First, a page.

By nature, I’m a capitalist. I believe in a free-market where low prices are the result of competition and free trade. I believe that businesses – not the government – should be the driving force behind the redistribution of wealth; that employees benefit from higher wages that result from profitable business; that customers benefit from competitive pricing; and that ancillary industries such as shipping, consulting, and constructing benefit from business growth. I think employees and employers can find a natural balance between living wages and a good day’s work without government intervention. In short, I believe that solid business growth helps everybody – and that greater restrictions by the government hurt businesses more than they help them. I believe that all of these things work perfectly – right up until the point that they don’t. We’ve reached that point.
Somewhere in the system, we have a leak that has corrupted the natural flow of money. If money is blood, and the economy is our circulatory system, we’re hemorrhaging somewhere and it’s hurting the entire system.
So where are the leaks?
1. The Government. Let’s give the conservatives a nod and agree, to some extent, that the growth of the government under the Bush administration has siphoned a great deal of money out of the system. Earmarks and pork account for $18 billion, but this is the equivalent of less than two months of fighting in Iraq. It costs the American taxpayers an average of $10 billion per month to continue this war, and we’re no better off than we were five years ago. The middle east is less stable than it was when we invaded, and we’re no safer from the terrorists than we were in 2003. Regional instability and a substantial increase in demand have caused oil prices to skyrocket. It’s time to shit or get off the pot.
2. Cost of Living. Let’s give one more to the GOP and confess that protecting the poorest among us has gotten more expensive. Republicans may argue that laziness and a poor work ethic are to blame for the crisis of the working class, but I would suggest that the working class is the first to feel the impact of a drop in our economic blood pressure. Substantial increases in the cost of basic needs such as gas, health care, housing, and food have paralyzed our working class. These industries are showing record profits, while small businesses are dying because the working class no longer has a disposable income. The poorest among us need only one small crisis – perhaps a broken arm or a broken car – to thrust them permanently into poverty. Like a million little paper cuts, people in poverty create a one-way economy. They take, but cannot return. If our answer is to blame them for their own demise, they will drag us down with them. Without government assistance to alleviate or offset fuel prices, health care costs, mortgage payments, or the cost of food – we will permanently paralyze a growing poverty class.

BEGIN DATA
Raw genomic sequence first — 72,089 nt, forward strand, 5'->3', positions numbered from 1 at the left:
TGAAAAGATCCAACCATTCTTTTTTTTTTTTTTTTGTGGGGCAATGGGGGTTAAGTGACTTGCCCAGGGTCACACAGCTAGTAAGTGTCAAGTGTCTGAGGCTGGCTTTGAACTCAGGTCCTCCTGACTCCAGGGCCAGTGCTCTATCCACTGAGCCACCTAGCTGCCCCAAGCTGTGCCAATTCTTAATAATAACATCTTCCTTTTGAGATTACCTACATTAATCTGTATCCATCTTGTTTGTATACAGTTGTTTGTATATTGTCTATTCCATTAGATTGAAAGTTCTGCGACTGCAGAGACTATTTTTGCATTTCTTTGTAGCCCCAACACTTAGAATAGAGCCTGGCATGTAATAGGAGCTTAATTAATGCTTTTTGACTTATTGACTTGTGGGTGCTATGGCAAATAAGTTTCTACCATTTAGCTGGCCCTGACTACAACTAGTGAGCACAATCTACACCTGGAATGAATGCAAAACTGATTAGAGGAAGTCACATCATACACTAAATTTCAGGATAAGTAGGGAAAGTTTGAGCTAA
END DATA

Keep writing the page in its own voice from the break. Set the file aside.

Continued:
3. Banking. To whatever extent, we’ve lost a lot of money to the banking industry. If we need to infuse $750 billion dollars into the system, it’s because somebody (or lots of somebody’s) got rich. This may or may not be a short term problem (maybe more like a sudden nosebleed than an open gash), but it sure doesn’t help.
4. Energy. Now we’re getting closer to the root of the problem. We are hemorrhaging cash to the tune of $700 billion dollars every year. Many argue that offshore drilling is a great solution, and it is – kind of – in the same way that stumbling upon a bottle of prescription painkillers is a great solution for a pill-popping junkie. Our nation doesn’t need new sources of oil as much as is needs new sources of energy. We’ll always need oil for things like plastic and other petroleum based products, so let’s reserve our domestic production for these things, rather than creating a direct pipeline to our gas tanks as a short term fix.
5. Greed. Look, I’m in favor of working hard to make lots of money. I get it. I support it. I love it. But we live in a nation where 10% of us own 70% of the common wealth. That leaves 30% of our common wealth for the remaining 90% of us. It’s here where we start to see that capitalism often works better on paper than it does in reality. Instead of creating a fluid system where money circulates evenly throughout the system, we’ve allowed a disproportionate amount of our resources to pool somewhere within the system. I’m not saying that we need a 1% to 1% solution, but I’m not shy about using taxes as a way to stimulate the economy. If we don’t artificially pump some of this money back into the bloodstream, we’re risking a lot more than just losing a philosophical argument about punishing people for their success.
So what’s the answer? If we are to achieve the sort of free-market fluidity that allows all Americans to prosper through hard work, we need to make some tough decisions:
1. Shit or get off the pot in Iraq. Our hesitance to withdraw is based on a very realistic fear of the repopulation of terrorists in Iraq, so let’s kill the Hydra instead of watching two heads grow back for every one head we kill. Hint: the Hydra isn’t in Iraq.
2. Tax the rich. Sorry folks, I know how hard you’ve worked to earn all of that money, but it’s time for everyone to make patriotic sacrifices. Don’t think of it as punishing your success, think of it as planting seeds for a healthier crop of customers. Without them, you’ll eventually be one of them.
3. Phase out domestic oil as a source of fuel, and phase in renewable energies. Sun and wind and water are free – so let’s rebuild our economy by capitalizing on these free resources. Our growth in this century won’t be driven by fossil fuels, but by major investments in green technologies that we can export all over the world. No other country is better positioned than us.
Well, at least it’s a start. We’ve got to fix the leaks before we can fix the system.